- The Department of Justice proposed new legislation Wednesday to reform a key legal liability shield for the tech industry known as Section 230.
- The draft legislation comes after Trump introduced an executive order targeting social media.
- The DOJ's proposed reforms echo some legislation that has already been introduced by lawmakers.
The Department of Justice proposed legislation Wednesday to reform a key legal liability shield for the tech industry known as Section 230.
The draft legislation focuses on two areas of reform. First, it aims to narrow the criteria online platforms must meet to earn the liability protections granted by Section 230. Second, it would carve out the statute's immunity for certain cases, like offenses involving child sexual abuse.
Section 230 of the Communications Decency Act protects online platforms from liability for their users' posts, but it also allows them to moderate and remove harmful content without being penalized.
The statute's protections helped tech platforms grow from the early days of the internet but have come under scrutiny in recent years as lawmakers and regulators more broadly question the tech industry's power.
Several lawmakers have proposed reforms to Section 230 in recent months, and President Donald Trump signed an executive order in May targeting the law, claiming to crack down on alleged "censorship" by tech platforms. Trump introduced the order shortly after Twitter slapped fact-check labels on his tweets for the first time.
Nine Republican state AGs participated in a meeting with Trump and Attorney General William Barr at the White House Wednesday about the proposed reforms. Attorneys general from Arizona, Arkansas, Louisiana, Mississippi, Missouri, South Carolina, Texas, Utah and West Virginia spoke with reporters at a round table following the meeting along with Sen. Josh Hawley, R-Mo., a former state attorney general who has introduced his own legislation reforming Section 230.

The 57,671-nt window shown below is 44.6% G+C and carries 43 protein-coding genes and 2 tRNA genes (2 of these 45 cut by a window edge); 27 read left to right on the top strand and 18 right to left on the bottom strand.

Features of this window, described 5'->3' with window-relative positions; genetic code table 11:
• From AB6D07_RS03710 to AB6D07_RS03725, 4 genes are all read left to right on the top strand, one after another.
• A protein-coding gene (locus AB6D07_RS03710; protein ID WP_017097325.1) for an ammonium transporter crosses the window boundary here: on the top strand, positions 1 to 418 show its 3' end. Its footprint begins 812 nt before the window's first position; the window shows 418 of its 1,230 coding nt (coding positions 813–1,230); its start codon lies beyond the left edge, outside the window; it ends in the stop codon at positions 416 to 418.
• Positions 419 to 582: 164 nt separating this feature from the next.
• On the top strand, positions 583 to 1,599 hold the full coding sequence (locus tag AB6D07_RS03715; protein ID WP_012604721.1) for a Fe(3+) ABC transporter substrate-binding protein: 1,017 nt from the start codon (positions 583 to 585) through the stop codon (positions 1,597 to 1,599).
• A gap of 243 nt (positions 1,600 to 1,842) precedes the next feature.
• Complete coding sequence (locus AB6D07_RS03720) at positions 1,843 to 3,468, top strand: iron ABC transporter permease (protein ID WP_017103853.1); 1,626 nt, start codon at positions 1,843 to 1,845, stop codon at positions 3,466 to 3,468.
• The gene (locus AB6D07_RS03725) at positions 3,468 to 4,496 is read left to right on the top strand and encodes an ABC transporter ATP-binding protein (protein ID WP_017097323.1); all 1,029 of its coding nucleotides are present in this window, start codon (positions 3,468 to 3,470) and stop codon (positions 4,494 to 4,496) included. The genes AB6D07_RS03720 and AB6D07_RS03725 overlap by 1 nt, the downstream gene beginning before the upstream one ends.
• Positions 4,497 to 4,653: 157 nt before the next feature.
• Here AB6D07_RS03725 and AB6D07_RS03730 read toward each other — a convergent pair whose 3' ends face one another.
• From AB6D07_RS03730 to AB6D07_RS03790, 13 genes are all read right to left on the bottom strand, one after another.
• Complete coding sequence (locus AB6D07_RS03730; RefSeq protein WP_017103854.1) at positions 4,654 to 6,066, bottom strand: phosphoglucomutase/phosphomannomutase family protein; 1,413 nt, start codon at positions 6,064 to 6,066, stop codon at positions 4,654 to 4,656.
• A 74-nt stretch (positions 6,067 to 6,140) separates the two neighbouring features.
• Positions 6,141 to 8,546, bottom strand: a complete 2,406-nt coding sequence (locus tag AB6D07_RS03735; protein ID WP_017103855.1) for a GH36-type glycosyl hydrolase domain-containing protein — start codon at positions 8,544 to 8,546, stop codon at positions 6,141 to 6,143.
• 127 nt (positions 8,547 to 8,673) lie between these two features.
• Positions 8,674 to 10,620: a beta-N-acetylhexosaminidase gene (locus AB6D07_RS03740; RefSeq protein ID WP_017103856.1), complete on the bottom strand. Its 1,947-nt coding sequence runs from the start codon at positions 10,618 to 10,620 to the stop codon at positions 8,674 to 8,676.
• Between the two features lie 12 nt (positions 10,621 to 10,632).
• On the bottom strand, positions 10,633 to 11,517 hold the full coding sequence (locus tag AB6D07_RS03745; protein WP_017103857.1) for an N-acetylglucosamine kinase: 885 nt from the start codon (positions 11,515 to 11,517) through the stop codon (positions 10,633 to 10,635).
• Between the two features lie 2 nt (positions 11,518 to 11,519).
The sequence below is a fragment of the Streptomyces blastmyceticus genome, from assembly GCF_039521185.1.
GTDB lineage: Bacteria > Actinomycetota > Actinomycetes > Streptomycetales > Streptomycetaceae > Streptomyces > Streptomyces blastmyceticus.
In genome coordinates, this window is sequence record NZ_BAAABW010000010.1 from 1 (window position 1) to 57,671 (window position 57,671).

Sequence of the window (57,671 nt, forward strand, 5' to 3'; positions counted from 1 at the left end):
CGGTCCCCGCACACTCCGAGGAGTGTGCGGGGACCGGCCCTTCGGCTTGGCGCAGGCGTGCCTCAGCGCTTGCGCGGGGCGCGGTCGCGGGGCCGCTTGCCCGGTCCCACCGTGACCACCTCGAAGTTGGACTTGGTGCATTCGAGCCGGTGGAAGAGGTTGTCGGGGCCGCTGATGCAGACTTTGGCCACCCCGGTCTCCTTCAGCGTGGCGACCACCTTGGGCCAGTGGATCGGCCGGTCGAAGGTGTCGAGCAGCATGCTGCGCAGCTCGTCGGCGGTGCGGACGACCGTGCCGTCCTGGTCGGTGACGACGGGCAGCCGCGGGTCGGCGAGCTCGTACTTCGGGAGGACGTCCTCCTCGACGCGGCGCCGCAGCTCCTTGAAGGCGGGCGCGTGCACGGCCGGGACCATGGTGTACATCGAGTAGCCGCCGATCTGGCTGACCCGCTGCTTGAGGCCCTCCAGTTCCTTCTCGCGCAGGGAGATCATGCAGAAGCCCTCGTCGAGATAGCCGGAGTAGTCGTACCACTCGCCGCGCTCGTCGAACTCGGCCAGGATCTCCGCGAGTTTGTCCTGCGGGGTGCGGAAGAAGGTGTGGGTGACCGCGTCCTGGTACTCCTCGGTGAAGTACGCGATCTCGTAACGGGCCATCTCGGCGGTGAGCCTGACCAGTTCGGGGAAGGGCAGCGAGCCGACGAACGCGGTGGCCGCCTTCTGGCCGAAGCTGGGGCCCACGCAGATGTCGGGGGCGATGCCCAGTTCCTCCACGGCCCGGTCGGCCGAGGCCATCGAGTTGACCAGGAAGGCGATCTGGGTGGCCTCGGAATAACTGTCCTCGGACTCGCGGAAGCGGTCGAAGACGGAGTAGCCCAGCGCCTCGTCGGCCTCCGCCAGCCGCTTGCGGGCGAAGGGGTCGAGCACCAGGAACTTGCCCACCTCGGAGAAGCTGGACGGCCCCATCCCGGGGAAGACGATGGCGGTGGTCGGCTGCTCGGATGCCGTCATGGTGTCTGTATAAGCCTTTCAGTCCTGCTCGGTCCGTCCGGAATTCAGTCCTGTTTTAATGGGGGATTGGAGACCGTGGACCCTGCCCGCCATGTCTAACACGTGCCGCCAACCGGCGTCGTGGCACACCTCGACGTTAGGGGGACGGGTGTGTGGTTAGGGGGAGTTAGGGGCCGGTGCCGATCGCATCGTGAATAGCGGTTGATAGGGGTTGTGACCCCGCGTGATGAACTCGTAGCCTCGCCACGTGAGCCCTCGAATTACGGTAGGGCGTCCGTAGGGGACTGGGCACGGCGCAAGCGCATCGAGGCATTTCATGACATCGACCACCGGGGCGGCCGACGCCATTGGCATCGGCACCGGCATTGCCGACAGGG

The AGs have also been involved in a separate antitrust investigation into Google. DOJ has also been probing Google and is speaking with states this week about the possibility of collaborating on its reportedly imminent case, according to multiple outlets including Politico.
Following the White House meeting, Louisiana AG Jeff Landry told CNBC's Ylan Mui in an interview that he plans to join a DOJ antitrust complaint against Google if federal enforcers file suit.
"We absolutely will be joining the U.S. Department of Justice," Landry said. "If or when they take that action, Louisiana will be there. I certainly would encourage and hope that all of the states that participated in this investigation would join in as well."
But Landry said state AGs could continue to pursue their own claims even if they differ from the DOJ's. The New York Times reported that the federal case would focus on Google's search business, while the state probe led by Texas has largely focused on Google's digital advertising business.
"I could see us taking a parallel approach or a duel track to litigation under which we would join with U.S. DOJ and also pursue state claims as well," Landry said.